Bovine respiratory disease (BRD) has been estimated to cost £772 per cow over her lifetime in dairy heifers1 , due to decreased growth and the impact on future milk production, says Dr Ginny Sherwin of the University of Nottingham.
She says: "This is because pneumonia causes scarring in the lung tissue, decreasing the ability of the lungs to oxygenate the blood. The decrease in energy absorption results in poor growth rates and lower milk yields, which are longer term outcomes farmers will be keen to avoid."
Spotting the signs
The situation is exacerbated by the fact that cows have small lungs (about one-third of the size of a horse's) and narrow airways. The impact on lung damage is largest when the animal is younger - a calf - as it has a smaller lung volume, so a larger percentage of lung is impacted. Early detection of the disease is paramount for reducing the amount of lung damage and reducing the transmission of the disease within a shed.
Dr Sherwin says: "Similarly to people with flu, the first signs are changes in behaviour [off feed/slow to feed, lethargy, isolation] and an elevated temperature [greater than or equal to 39.5degC]; these are critical to spot." Treatment at this stage can prevent the infection from entering the lungs, improving cure rates and preventing long-term damage. A critical component of the treatment protocol is the use of an anti-inflammatory/pain relief (for example, Metacam®).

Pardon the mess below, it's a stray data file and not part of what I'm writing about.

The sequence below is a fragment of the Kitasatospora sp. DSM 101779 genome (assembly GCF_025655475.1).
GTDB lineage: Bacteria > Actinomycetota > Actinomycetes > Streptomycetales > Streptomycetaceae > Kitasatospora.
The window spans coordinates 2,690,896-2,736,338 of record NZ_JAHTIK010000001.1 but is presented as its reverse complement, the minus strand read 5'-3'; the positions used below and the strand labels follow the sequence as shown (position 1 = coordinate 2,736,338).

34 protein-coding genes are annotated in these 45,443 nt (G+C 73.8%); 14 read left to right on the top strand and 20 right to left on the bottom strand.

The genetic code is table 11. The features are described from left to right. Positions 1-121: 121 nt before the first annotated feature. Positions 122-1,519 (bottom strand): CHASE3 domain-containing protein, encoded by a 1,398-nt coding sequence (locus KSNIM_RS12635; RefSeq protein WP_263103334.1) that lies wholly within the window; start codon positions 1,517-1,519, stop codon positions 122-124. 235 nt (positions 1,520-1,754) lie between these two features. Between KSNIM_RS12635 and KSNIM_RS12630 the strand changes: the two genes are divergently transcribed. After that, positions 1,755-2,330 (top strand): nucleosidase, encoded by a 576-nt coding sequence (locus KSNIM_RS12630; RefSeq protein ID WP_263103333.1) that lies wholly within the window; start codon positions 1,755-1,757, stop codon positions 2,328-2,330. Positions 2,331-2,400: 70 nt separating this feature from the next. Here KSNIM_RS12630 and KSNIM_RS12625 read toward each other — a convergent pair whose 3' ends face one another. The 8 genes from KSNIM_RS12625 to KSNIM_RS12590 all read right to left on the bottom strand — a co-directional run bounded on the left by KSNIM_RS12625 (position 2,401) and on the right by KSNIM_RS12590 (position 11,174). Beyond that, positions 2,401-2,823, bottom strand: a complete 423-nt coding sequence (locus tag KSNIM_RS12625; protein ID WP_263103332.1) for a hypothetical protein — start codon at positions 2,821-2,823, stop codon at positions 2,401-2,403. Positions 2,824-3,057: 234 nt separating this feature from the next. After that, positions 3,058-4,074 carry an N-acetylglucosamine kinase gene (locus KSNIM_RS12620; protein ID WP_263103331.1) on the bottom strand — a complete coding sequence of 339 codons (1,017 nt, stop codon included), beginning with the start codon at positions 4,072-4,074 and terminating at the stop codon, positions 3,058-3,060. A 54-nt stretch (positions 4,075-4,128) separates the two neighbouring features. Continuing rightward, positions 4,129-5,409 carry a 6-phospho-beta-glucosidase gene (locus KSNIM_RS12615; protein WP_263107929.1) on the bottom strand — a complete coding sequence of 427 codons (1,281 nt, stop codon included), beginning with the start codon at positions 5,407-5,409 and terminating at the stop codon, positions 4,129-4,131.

"Early detection and intervention reduces the high temperature, making the calf more likely to eat and drink, and reduces the damage occurring within the respiratory tract."
BRD cases start primarily as viral infections (PI3, RSV, IBR) in the upper respiratory tract, which cause damage to the local respiratory tract. This damage allows bacteria which live in the throat (Mannheimia, Pasteurella, Mycoplasma, etc.) to relocate to the lungs. Here, these ‘normal' throat bacteria can cause disease and inflammation of the lungs.
Dr Sherwin says: "At this point, signs such as coughing will start. As BRD is very commonly a mixed infection of multiple viruses and bacteria, we commonly use a broad spectrum antibiotic, but this should be discussed with your own vet first.
Reference: 1. Bartram et al (2017). Estimating the Lifetime Total Economic Costs of Respiratory Disease in Beef and Dairy Calves In The UK. Value in Health 20 A399-A811
This post is funded by Metacam.